In September 2010, Spiro Lempesis was a highly successful and well-respected head baseball coach at Concordia University in River Forest. The winningest coach in Concordia’s history who, in his own words, was “on top of the world and living a dream.”
Seven years later, baseball success is just a memory for Lempesis and his dream has morphed into a nightmare. These days Lempesis finds himself in a quagmire of drawn-out legal proceedings in state and federal courts, an entanglement that eats up his time and may yet send him to prison.
Lempesis says he made some stupid mistakes, for which he says he’s willing to accept the consequences, but he complains that the punishment is greater than his crime. Others say he richly deserves all he’s enduring and more, and accuse him of a sordid pattern of criminally predatory sexual behavior.
Whatever truth finally emerges, there’s no shortage of consequences for Lempesis.
Following a fall baseball practice the evening of Sept. 26, 2010, Lempesis was relieved of his coaching duties and ordered off the campus. School officials padlocked his office and told team members to notify them if they saw Lempesis on campus.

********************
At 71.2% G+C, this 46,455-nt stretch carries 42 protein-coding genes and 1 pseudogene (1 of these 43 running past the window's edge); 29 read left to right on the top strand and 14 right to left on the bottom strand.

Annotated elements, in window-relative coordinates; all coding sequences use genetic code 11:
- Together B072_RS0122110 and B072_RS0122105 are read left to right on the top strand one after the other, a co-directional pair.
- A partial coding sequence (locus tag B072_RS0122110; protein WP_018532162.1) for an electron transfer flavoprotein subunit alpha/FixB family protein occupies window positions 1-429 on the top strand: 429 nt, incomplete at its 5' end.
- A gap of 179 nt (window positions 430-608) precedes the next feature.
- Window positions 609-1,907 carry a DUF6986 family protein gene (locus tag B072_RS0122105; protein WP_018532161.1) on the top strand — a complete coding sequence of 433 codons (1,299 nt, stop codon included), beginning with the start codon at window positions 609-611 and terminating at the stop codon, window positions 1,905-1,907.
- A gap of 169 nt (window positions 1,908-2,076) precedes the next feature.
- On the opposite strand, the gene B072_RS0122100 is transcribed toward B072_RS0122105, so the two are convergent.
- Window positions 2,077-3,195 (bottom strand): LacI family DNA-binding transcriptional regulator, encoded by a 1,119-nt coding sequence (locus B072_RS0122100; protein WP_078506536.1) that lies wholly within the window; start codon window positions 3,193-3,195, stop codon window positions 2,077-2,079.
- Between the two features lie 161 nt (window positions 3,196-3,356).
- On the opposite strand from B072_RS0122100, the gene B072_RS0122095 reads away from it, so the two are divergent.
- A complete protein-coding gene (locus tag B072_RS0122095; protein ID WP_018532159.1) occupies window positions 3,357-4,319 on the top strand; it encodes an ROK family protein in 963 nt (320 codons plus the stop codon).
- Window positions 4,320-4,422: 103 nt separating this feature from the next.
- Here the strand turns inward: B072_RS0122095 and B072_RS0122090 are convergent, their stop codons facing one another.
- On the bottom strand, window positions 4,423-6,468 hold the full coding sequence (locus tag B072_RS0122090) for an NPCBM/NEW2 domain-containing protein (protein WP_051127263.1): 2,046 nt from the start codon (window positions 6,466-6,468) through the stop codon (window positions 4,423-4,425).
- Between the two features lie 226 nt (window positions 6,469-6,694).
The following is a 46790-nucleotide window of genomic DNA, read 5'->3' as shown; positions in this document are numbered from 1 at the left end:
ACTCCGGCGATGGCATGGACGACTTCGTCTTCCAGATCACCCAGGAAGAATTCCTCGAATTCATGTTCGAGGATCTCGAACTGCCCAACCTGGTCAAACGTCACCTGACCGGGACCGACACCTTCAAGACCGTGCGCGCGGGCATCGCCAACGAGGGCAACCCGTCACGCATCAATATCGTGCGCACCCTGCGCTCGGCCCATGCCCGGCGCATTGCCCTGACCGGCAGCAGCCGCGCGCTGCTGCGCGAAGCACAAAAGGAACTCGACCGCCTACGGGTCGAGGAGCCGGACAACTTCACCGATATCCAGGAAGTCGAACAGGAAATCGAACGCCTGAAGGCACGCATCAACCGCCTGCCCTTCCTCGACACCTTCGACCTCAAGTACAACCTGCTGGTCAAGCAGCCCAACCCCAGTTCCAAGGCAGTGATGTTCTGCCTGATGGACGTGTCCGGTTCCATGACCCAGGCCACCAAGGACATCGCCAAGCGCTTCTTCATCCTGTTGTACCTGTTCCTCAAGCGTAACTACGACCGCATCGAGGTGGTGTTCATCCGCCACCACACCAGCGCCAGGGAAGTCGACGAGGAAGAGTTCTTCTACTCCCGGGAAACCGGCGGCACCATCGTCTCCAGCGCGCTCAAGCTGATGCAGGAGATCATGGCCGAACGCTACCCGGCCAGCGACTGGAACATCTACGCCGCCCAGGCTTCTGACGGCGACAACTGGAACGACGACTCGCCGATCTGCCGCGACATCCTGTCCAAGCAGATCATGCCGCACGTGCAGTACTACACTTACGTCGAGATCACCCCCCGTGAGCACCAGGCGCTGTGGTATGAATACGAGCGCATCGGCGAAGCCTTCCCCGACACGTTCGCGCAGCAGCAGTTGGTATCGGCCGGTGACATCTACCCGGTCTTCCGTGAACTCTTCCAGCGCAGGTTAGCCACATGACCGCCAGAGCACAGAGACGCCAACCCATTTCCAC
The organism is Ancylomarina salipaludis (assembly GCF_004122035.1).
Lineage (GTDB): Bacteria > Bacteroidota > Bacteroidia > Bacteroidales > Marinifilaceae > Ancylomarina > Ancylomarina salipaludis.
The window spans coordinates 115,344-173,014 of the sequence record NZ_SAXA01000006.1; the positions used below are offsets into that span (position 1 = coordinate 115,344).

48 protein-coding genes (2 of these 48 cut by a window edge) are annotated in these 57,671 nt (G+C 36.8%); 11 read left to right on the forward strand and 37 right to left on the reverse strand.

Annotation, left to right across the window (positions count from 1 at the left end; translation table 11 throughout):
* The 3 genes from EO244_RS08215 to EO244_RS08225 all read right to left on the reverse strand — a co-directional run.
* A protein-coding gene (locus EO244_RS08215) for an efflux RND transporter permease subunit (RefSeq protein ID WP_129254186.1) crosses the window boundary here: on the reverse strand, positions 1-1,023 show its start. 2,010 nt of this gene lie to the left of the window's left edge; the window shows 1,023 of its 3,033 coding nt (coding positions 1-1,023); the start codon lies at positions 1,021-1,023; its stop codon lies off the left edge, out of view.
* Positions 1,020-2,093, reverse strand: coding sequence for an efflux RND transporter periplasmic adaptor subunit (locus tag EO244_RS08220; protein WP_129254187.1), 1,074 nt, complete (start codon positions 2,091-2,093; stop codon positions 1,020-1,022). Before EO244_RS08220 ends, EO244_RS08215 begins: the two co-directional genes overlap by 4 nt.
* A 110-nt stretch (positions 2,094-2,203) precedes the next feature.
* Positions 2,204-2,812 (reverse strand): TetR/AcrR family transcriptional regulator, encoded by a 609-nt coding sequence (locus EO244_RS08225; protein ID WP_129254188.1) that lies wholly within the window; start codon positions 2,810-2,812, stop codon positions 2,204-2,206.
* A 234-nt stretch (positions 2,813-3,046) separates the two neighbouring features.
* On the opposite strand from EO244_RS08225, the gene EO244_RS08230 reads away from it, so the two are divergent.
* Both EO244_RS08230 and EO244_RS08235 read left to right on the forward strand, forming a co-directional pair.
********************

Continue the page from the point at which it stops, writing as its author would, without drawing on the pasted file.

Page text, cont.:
After further investigation, he was fired a week later.
The university declined to discuss the incident with the media, but allegations surfaced regarding inappropriate texts with players and sexual misconduct by Lempesis with a player on the university baseball team, conduct that was rumored to have been videotaped.
Lempesis would later admit that he had behaved inappropriately and “deserved to be fired,” but denied he did anything illegal while head coach, and insisted he was “absolutely not” a pedophile.
The Concordia incident faded from public memory until the summer of 2012. That June, Lempesis was arrested by Elmhurst police after officers found him in the back seat of his car around 2 a.m. with a 16-year old boy.
No criminal charges were filed due to the boy telling police he’d lied to Lempesis, saying he was 19 years old. But the arrest eventually made it into the newspapers. Alarmed by the new incident involving their former employee, Concordia officials retained former federal prosecutor Patrick Collins to conduct a comprehensive investigation into Lempesis’ conduct while at the school.